The Mermaid and Mrs Hancock opens in 1785 with merchant Jonah Hancock sitting in his London counting house waiting for his ship to return. Imagine his horror when his captain arrives at the door and confesses that he has sold the ship in exchange for a mermaid. The captain assures him that people will come from all over the world to see the mermaid and that it will make him a fortune, but Mr Hancock is not at all convinced…
Angelica Neal has been living in comfort as the mistress of a rich duke. When the duke dies, leaving her with nothing, Angelica needs to find another way to support herself. The obvious solution is to return to her former employment in Mrs Chappell’s brothel, but Angelica is more ambitious these days and decides to make her own way in the world instead. Her path crosses with Mr Hancock’s when his mermaid is exhibited at a party she is attending and an unlikely friendship begins to form between these two very different people.
The first thing to say about The Mermaid and Mrs Hancock is that although mermaids and the legends surrounding them are symbolically important to the story, the part they play in the novel is relatively small. This could be a good or a bad thing depending on how you feel about magical realism, but be aware that the mermaid element of the story might not be what you are expecting. Their role is similar, in some ways, to the role of the serpent in Sarah Perry’s The Essex Serpent, one of several books to which this one has been compared.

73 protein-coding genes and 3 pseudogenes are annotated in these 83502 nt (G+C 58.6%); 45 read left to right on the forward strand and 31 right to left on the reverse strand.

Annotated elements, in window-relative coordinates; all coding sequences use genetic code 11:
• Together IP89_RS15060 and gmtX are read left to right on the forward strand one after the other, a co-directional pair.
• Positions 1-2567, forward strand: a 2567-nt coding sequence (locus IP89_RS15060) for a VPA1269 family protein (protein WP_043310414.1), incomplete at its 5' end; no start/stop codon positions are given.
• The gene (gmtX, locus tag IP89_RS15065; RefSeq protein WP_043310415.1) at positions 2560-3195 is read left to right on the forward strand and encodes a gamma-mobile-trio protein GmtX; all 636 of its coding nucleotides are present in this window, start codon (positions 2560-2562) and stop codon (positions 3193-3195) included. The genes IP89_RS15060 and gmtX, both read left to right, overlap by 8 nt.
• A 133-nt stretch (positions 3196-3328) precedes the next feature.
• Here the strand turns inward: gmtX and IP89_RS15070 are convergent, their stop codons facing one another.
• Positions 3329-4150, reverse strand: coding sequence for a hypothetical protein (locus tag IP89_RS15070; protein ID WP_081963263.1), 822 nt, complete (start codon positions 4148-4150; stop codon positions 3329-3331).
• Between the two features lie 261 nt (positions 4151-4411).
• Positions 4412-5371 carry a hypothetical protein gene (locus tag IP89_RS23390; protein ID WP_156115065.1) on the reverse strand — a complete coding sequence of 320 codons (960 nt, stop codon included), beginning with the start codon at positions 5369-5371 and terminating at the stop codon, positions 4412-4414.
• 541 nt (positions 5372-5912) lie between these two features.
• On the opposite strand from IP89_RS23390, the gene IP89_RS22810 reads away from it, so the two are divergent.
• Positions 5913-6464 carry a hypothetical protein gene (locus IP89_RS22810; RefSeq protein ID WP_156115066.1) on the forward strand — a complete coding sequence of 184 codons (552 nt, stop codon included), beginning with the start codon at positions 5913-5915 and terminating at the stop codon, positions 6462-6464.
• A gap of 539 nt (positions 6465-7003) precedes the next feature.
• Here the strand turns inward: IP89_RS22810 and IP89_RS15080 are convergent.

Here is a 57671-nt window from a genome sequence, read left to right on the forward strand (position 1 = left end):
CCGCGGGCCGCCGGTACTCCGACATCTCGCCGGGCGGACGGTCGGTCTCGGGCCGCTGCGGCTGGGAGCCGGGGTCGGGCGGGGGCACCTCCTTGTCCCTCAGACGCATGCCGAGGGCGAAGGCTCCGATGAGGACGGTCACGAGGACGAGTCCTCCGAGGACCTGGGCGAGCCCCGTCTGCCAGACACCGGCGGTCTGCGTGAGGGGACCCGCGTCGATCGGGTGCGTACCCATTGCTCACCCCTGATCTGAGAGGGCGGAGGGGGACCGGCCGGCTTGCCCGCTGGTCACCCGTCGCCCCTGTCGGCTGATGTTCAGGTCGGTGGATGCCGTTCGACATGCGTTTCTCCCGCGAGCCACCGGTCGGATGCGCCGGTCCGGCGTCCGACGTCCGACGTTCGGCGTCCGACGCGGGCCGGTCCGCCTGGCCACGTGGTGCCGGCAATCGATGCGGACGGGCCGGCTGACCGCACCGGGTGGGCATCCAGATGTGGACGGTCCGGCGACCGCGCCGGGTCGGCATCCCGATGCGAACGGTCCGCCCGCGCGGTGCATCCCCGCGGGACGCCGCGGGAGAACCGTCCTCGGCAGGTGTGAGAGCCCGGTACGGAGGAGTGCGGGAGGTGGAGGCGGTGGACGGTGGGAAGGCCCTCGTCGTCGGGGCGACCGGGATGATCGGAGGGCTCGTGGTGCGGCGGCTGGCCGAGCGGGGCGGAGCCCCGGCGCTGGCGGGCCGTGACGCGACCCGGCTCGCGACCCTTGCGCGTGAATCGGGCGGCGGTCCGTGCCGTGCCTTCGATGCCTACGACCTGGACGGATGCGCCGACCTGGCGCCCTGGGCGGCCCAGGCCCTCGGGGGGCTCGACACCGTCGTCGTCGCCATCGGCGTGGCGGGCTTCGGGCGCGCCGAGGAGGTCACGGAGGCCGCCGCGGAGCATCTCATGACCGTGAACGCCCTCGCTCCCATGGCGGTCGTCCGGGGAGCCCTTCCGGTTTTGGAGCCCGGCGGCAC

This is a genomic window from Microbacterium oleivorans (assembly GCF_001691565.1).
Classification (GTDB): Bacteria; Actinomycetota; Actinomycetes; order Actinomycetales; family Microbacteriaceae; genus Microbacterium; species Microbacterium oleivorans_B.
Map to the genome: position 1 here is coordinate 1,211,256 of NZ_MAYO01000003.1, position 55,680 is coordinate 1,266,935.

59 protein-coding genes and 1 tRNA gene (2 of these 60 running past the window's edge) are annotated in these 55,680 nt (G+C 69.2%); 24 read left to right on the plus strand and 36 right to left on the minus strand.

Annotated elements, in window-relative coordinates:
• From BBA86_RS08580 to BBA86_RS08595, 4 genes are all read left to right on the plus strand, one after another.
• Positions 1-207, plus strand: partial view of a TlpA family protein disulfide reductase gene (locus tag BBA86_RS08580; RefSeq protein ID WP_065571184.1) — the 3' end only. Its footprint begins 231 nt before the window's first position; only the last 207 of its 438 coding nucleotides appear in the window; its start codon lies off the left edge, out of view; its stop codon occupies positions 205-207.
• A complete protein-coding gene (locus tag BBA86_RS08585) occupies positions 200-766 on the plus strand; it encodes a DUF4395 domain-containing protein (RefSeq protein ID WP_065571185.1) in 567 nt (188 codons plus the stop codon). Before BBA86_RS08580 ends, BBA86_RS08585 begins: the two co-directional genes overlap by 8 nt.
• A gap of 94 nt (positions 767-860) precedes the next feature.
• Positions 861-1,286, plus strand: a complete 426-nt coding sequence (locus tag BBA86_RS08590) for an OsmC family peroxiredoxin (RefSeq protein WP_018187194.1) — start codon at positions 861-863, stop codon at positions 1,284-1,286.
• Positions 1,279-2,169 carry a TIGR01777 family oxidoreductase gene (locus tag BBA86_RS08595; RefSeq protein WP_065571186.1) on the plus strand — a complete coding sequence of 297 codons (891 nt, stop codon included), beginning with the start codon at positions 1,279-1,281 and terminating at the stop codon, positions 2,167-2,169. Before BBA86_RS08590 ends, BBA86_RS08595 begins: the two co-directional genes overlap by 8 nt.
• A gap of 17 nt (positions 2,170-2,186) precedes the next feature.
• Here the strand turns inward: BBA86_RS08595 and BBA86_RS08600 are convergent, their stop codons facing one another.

As for the humans, I thought Angelica and Mr Hancock were both interesting, well drawn characters. Whenever the ambitious, strong-willed Angelica appeared on the page I was reminded of Becky Sharp from Vanity Fair and Sugar from The Crimson Petal and the White. It took me a while to warm to her and I still can’t say whether I actually liked her, but I did have some sympathy for her and, by the end, some admiration as well. Jonah Hancock is a very different type of character – a quiet, humble, middle-aged widower who is haunted by memories of his wife and son. Since their deaths, he has allowed his sister Hester and niece Sukie to take charge of his life, but his relationship with Angelica introduces another dynamic into the household.
There’s a colourful cast of secondary characters too, particularly the girls from the ‘nunnery’ as they ironically call it, and their grotesque ‘abbess’, Mrs Chappell, but I found that I was less interested in finding out what would happen to these characters than I was in reading about Mr Hancock and Angelica. One of them, Polly – a prostitute from a mixed race background who finds herself, like the mermaid, viewed as a sort of curiosity by the men who visit the brothel – had a lot of potential but her storyline was not really developed until late in the book.
The novel’s setting (Georgian England) is one I usually like and I was quite impressed by the author’s attention to detail and her attempts to recreate an 18th century world. The language and dialogue generally feels suited to the period, although I think Francis Spufford’s wonderful Golden Hill does this more effectively. Actually, it’s difficult to read this book without drawing comparisons with Golden Hill and if you enjoy one of them I think there’s a good chance you’ll enjoy the other!
The Mermaid and Mrs Hancock will be published in the UK on Thursday and although I didn’t love it as unreservedly as I’d hoped, I predict it will be a big success for Imogen Hermes Gowar.
Thanks to Harvill Secker for providing a copy of this book for review via NetGalley.